Animation Sensation

Introducing - for those of you who don’t have young kids or grandkids - Bob the Tomato and Larry the Cucumber, stars of Veggie Tales.

Susan Sunderland
Wednesday - March 17, 2010
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We can be our own worst enemy when it comes to economic development. A big barrier, entrepreneurs say, is having a myopic view.

Bah, humbug, you might say. Forget this useless banter. You’re just trying to make a buck and survive today. Fair enough, but for a moment, we want to take you into a realm of possibility for Hawaii. It’s a future not centered on the service sector (forgive us, our tourism friends) but one that brings Hawaii into the global market by simply turning on a computer. Best of all, the foundations of this industry and its promise for our future are already established in the community.

It’s the film animation business.

Proponents say we are overlooking a huge potential for creating jobs and attracting new investment to the Islands. Globally, animation is one of the fastest-growing industries and worth hundreds of billions of dollars in output production value.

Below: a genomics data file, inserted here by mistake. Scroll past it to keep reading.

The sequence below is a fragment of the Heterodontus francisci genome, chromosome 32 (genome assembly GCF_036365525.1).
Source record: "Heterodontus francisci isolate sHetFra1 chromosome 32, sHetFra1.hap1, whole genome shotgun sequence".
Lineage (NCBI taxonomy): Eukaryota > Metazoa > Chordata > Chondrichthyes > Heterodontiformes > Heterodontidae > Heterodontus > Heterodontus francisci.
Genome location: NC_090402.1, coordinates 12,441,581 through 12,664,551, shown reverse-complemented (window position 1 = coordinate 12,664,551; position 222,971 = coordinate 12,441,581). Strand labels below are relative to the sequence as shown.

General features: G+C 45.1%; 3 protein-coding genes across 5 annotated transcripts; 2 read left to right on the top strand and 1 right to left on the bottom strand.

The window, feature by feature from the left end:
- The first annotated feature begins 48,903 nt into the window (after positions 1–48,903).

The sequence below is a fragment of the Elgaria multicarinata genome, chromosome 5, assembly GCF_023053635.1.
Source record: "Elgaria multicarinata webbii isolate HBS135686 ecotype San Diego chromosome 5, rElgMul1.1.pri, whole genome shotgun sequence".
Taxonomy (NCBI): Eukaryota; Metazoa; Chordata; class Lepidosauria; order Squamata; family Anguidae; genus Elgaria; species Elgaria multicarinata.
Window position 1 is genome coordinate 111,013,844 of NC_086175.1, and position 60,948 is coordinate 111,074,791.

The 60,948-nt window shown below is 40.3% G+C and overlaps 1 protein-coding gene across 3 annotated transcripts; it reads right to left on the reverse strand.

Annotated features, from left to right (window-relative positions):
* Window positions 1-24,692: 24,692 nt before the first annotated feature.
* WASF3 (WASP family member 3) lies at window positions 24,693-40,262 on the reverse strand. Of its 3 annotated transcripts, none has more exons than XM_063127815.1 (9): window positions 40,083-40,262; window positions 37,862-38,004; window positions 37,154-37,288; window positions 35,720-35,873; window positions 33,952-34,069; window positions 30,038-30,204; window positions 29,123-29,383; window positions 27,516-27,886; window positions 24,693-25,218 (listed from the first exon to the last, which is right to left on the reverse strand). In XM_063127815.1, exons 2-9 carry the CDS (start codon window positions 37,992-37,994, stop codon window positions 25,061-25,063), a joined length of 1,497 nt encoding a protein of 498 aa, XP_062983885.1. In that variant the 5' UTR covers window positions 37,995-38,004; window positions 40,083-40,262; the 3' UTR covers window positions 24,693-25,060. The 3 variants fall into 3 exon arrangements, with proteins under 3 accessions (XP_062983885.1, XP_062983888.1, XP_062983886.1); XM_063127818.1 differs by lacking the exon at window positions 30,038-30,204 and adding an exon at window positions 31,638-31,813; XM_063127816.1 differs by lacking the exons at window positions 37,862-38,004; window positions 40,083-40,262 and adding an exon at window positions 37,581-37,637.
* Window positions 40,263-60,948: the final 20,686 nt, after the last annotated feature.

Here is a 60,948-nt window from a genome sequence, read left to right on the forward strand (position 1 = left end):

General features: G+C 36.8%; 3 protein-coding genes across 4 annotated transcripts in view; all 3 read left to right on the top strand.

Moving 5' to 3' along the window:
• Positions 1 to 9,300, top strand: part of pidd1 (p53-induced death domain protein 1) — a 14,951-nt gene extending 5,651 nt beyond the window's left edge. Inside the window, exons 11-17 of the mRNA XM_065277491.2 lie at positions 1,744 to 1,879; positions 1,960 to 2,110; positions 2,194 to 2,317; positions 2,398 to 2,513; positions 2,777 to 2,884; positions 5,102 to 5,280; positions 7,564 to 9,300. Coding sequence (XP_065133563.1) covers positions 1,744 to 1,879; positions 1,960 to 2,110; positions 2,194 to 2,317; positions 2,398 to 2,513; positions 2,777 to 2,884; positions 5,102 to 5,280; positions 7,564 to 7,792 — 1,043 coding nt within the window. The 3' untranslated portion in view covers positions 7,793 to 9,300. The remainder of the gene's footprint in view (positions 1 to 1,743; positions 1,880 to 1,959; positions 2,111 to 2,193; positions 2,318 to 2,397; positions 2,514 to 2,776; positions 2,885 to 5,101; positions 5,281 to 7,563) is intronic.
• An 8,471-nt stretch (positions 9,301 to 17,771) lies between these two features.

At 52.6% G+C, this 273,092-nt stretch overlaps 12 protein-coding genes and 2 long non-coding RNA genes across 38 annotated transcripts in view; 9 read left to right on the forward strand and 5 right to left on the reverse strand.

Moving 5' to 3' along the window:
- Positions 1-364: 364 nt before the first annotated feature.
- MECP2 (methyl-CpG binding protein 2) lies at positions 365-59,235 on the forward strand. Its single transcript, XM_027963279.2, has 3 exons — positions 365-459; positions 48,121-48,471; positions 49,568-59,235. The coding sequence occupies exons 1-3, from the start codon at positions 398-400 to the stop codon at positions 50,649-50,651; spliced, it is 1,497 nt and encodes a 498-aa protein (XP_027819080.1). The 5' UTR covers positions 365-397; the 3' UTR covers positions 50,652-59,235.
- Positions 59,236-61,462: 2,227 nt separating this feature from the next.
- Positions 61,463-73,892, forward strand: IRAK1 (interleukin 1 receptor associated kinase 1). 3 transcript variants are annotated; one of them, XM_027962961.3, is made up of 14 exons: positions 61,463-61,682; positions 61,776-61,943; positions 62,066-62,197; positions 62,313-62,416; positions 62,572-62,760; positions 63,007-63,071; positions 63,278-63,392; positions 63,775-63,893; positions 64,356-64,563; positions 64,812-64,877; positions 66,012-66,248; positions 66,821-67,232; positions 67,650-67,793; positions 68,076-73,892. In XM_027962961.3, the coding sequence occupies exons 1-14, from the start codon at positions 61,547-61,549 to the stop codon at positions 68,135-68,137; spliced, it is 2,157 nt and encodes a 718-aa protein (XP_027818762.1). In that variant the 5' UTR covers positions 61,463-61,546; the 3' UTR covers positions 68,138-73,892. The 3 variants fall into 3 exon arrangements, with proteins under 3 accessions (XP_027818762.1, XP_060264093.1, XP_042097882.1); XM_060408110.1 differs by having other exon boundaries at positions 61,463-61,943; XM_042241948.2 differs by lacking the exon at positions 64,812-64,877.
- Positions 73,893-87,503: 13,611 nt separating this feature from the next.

In Hawaii, it is one of our best-kept secrets. But if the state’s Creative Industries division of DBEDT has anything to say about, it will no longer be a whisper in back rooms - especially when we’re desperately looking for new sources of revenue for long-term growth.

Animation modelers Amanda Fujita and Billy Burson III (seated) work on this week’s ‘MidWeek’ cover featuring ‘Veggie Tales’ characters with supervisor Remington Scott

In the midst of wallowing over hotel revenue being down, our favorite restaurants closing and Furlough Fridays becoming a norm, an enterprise known as Hawaii Animation Studios opened its doors last month at 1132 Bishop St.

In its first month the company hired 30 animators, right out of local schools, and plans to grow to 150 employees as it expands.

When was the last time you heard of a company planning to hire 150 local people with permanent jobs that are not in the service sector?

Hawaii Animation Studios (HAS) is a state-ofthe-art computer graphics production company for the film and entertainment industry. It was established by a Toronto-based firm known as Entrenched Inc. that designs and produces animation and visual effects for films, video, DVDs.

Entrenched’s credits include impressive projects such as Nine, The Pirates Who Don’t Do Anything, A Veggie Tales Movie, Everyone’s Hero, IMAX 3D Spacestation, Nascar 3D, Cyberworld, Game Over and X-Men.

Supervisor Remington Scott works with modeler Jared Matsushige on where ‘Veggie Tales’ characters live

It’s a fascinating world of imagination, visualization, collaboration and wizardry. It’s the artistic realm of imagineers like Disney, DreamWorks and those amazing folks who created Avatar.

In the business, animation is referred to as CGI, computer generated imagery. The physical production of animation is a time-consuming and labor-intensive process involving the creation of thousands of images, backgrounds and objects. Technology and clever software have revolutionized the field.